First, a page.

Even now, France retains a deep mistrust of British and US ambitions in Central Africa, believing that Anglo-Saxon influence poses a mortal threat to the continuation of a French cultural/linguistic tradition in the countries of the Great Lakes and further afield in the former French colonies of West Africa. The coming to power in post-genocide Rwanda of the largely English-speaking Rwandan Patriotic Front has enhanced the sense of threat felt by the French.

Given that Africa promises to confront us with recurring demands for humanitarian intervention, there must be huge doubts about the capacity of the British and French to agree on a common policy.

The major powers will continue to be guided by a specific view of where their national interests lies. There are times when this will coalesce into a common front, for ethical or strategic reasons, but there will be plenty of occasions when it will not.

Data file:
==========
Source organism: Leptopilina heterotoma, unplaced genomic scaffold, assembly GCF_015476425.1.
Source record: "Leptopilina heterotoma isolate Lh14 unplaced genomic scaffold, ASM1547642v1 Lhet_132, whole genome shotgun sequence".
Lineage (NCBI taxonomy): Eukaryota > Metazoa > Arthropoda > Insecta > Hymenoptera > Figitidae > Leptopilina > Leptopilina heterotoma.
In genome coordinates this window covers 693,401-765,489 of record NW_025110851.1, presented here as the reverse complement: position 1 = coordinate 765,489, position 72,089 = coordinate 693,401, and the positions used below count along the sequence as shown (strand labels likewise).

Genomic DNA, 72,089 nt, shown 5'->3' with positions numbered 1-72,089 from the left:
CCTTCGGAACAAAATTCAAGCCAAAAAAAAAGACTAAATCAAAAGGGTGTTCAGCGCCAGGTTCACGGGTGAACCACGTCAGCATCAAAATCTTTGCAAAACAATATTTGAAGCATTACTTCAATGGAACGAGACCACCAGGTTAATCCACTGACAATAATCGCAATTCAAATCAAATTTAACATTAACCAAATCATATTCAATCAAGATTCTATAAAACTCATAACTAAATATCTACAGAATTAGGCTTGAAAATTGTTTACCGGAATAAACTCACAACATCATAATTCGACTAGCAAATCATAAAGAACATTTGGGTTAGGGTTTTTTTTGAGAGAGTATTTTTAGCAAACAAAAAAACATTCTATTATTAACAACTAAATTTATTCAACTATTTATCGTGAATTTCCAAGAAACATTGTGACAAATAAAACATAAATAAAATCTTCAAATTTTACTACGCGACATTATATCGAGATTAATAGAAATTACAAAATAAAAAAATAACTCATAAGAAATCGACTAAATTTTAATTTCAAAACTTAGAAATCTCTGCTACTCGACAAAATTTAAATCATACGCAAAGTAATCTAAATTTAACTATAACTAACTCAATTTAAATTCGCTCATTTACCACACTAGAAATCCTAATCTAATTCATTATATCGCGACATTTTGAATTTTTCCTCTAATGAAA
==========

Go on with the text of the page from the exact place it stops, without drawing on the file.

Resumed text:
The British will feel it necessary to intervene in Sierra Leone and will do so whether or not the French like it. It is hard to imagine the French resisting the temptation to intervene in Francophone Africa if the Quai d'Orsay believes the interests of France are at stake.

There is still no commonality of interest in foreign policy among the member states of the EU. And to project military power effectively you at least need to achieve political consensus about what your are planning. A Europe divided over the military and political objectives of intervention cannot possibly enter the moral quagmire of war. Consider what happens to individual nations who embark on muddled military adventures: the Franco-British experience at Suez, the Americans in Vietnam.

What is this force for and where will it fight? Take a quick tour of the world's trouble spots and try to answer that question. The Middle East? Forget it, the Americans and Israelis would never allow it. The Balkans? Possibly, the fires are still smouldering and there are battles of territorial redemption still to be fought. Africa? Possibly, but as I've already outlined, too much of the continent is still divided into colonial spheres of influence.